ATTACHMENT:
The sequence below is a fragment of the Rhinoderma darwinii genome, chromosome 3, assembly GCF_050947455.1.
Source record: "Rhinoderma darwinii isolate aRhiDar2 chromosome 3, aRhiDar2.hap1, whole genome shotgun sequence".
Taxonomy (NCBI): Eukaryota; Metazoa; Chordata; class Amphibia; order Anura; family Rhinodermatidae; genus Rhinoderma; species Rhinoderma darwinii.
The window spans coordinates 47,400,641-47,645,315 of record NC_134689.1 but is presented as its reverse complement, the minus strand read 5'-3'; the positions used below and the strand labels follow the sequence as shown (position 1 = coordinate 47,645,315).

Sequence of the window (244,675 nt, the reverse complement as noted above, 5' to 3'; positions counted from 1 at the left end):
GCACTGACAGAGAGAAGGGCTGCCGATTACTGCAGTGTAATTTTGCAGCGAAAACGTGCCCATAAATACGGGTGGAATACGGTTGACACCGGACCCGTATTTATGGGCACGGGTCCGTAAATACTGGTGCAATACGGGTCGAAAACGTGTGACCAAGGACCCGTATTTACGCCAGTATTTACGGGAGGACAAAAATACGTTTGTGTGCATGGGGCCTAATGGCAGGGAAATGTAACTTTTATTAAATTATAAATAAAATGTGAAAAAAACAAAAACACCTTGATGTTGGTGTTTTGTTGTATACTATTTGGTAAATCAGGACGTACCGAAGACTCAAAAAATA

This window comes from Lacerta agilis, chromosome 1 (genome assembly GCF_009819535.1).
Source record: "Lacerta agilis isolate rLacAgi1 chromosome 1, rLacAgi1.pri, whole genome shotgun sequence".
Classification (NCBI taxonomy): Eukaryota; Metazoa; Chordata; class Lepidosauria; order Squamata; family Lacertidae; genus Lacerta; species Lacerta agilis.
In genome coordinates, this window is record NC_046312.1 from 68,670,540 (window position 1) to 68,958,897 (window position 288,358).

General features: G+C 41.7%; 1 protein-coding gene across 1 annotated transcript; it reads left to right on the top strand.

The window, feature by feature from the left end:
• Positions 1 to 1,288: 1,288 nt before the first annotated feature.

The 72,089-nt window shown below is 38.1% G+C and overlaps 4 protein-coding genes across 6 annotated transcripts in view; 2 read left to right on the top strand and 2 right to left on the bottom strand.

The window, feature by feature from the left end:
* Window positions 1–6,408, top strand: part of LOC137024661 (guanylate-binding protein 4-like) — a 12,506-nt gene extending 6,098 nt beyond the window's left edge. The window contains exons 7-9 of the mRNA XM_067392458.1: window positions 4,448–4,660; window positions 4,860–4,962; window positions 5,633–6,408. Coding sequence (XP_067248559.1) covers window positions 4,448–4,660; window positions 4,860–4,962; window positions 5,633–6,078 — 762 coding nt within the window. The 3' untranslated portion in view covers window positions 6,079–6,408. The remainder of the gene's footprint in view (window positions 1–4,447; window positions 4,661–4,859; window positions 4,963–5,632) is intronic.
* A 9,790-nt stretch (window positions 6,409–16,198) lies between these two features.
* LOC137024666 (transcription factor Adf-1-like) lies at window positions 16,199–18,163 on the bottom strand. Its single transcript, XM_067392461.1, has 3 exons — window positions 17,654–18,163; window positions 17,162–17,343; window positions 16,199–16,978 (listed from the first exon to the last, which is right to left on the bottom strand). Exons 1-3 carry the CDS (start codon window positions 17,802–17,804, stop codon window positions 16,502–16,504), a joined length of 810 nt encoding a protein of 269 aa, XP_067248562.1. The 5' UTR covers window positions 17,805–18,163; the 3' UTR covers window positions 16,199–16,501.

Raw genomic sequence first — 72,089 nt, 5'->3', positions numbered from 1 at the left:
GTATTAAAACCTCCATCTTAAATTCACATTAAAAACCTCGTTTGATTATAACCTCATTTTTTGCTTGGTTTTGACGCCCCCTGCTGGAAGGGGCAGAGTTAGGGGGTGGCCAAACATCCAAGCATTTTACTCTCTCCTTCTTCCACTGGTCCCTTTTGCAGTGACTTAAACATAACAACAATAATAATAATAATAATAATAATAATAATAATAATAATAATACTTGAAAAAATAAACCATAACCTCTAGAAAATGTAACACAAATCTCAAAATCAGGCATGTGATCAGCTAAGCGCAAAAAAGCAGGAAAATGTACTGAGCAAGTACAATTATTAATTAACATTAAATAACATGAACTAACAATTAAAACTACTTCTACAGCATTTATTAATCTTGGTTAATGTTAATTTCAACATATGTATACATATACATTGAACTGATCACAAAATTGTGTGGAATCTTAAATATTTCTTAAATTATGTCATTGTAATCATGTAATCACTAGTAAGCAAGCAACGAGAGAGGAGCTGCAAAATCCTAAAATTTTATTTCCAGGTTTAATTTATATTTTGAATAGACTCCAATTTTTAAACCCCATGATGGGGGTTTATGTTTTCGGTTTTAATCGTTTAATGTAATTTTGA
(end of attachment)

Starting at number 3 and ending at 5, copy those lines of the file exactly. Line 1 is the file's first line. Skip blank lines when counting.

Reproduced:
Taxonomy (NCBI): Eukaryota; Metazoa; Chordata; class Amphibia; order Anura; family Rhinodermatidae; genus Rhinoderma; species Rhinoderma darwinii.
The window spans coordinates 47,400,641-47,645,315 of record NC_134689.1 but is presented as its reverse complement, the minus strand read 5'-3'; the positions used below and the strand labels follow the sequence as shown (position 1 = coordinate 47,645,315).

Sequence of the window (244,675 nt, the reverse complement as noted above, 5' to 3'; positions counted from 1 at the left end):